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WASHINGTON (5/6/10)—The Senate on Wednesday agreed to remove language that would have required the proposed Bureau of Consumer Financial Protection (BCFP) to collect deposit account data by census tract. The agreement, which came in the form of an amendment from Sen. Olympia Snowe (R-Maine), was one of many that were voted on during a busy afternoon in the Senate. In a letter sent to Snowe earlier this week, the Credit Union National Association (CUNA) said that credit unions were concerned about the data collection provision, which was part of S. 3217, the Restoring American Financial Stability Act, as it "could increase credit unions' regulatory and reporting burdens." The Senate also approved amendments that remove a proposed $50 billion resolution fund for failed entities and would prevent future taxpayer-funded bailouts of financial firms. CUNA is also watching for amendments that would expand the scope of the authority of the prudential regulators to review regulations promulgated by the consumer bureau. Another amendment that would add the National Credit Union Administration to a proposed Financial Stability Oversight Council was offered by Sen. Susan Collins (R-Maine), and CUNA President/CEO Dan Mica in a letter thanked Collins for offering that amendment. In the letter, Mica said that while credit unions do not “impose any systemic risk on the overall financial system,” there would be “value in having the federal credit union regulator on the Council.” Collins’ bill would “ensure that the credit union regulator has a voice in the review of the consumer regulations,” the letter added. NCUA Chairman Debbie Matz also spoke in support of the Collins amendment, thanking the Senator and saying in a Wednesday letter that the amendment would “harmonize” the House and Senate financial regulatory reform proposals. For the CUNA letter, use the resource link.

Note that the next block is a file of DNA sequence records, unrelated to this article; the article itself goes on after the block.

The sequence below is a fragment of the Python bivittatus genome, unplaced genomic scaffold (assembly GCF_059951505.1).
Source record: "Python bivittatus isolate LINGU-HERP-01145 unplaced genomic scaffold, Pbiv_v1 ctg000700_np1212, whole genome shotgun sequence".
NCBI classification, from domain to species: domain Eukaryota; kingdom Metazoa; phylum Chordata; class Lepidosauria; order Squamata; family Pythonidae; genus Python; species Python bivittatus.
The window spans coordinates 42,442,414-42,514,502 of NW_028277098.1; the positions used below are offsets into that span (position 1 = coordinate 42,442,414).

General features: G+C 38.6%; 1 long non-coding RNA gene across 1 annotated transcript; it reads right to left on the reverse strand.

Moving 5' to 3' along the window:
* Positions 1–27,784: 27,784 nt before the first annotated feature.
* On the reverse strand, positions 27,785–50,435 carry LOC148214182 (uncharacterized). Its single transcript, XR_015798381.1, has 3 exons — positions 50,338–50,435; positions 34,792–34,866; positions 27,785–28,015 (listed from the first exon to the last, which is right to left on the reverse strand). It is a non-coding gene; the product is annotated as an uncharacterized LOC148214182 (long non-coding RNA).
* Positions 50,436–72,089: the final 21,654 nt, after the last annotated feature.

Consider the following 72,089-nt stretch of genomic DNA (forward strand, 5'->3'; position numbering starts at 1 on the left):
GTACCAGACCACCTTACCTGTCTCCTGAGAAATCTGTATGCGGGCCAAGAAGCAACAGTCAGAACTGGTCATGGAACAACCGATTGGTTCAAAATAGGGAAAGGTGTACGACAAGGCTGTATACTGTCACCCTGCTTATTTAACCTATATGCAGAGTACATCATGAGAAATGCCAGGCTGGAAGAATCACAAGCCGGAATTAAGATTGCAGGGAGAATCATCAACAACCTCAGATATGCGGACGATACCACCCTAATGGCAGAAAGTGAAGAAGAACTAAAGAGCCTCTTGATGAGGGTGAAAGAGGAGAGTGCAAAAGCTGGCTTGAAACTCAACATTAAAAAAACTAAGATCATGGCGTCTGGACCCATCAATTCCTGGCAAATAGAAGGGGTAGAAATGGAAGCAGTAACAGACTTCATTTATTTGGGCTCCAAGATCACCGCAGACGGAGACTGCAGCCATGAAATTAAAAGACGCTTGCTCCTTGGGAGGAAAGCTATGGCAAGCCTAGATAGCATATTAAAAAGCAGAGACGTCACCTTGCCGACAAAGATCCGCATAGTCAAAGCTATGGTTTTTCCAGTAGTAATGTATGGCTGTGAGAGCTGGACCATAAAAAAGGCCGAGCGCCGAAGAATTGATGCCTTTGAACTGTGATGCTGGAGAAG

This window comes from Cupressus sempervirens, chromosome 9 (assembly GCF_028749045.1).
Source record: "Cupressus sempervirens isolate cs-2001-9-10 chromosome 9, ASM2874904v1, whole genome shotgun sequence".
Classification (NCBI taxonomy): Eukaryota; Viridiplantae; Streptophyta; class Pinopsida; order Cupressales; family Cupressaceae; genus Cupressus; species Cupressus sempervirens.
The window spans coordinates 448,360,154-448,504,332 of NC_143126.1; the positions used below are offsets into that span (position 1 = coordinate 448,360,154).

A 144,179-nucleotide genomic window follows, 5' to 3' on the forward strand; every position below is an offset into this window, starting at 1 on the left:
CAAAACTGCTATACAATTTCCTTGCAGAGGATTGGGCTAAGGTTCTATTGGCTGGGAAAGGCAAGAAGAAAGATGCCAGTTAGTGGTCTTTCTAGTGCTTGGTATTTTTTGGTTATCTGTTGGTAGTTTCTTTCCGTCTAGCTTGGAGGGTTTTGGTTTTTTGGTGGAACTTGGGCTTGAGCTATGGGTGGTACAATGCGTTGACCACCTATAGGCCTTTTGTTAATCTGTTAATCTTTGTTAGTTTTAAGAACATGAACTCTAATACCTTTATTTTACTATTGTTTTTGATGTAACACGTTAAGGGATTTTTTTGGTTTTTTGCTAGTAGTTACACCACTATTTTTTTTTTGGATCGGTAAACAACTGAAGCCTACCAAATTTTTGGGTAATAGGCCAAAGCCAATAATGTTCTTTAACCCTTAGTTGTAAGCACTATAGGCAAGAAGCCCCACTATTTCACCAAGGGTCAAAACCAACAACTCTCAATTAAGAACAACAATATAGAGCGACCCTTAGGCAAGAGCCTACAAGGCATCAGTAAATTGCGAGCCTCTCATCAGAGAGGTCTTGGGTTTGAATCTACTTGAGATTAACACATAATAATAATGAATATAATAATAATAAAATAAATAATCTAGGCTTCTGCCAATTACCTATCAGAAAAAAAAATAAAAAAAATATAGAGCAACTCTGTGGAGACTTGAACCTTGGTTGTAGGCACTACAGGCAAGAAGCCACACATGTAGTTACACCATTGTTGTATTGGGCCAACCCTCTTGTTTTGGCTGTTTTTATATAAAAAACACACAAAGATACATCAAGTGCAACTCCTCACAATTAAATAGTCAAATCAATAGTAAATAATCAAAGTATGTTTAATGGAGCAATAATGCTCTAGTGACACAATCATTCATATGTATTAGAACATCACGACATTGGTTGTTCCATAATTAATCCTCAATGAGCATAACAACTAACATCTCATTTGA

House committee to discuss small biz help

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WASHINGTON (5/6/10)—The full House Financial Services Committee on May 11 will discuss initiatives to promote small business lending, jobs and economic growth. Witnesses for the hearing, which will be chaired by Committee leader Rep. Barney Frank (D-Mass.), have not been announced at press time. The Credit Union National Association has suggested that small businesses would be helped by lifting the current statutory cap on small business lending by credit unions from 12.25% to 25%. Doing so would inject as much as $10 billion in new funds into the economy and could create up to 108,000 jobs, at no cost to taxpayers, CUNA has said. Legislation that would lift the current MBL cap is active in both the House and Senate.

CULAC backs Ohio Indiana primary victors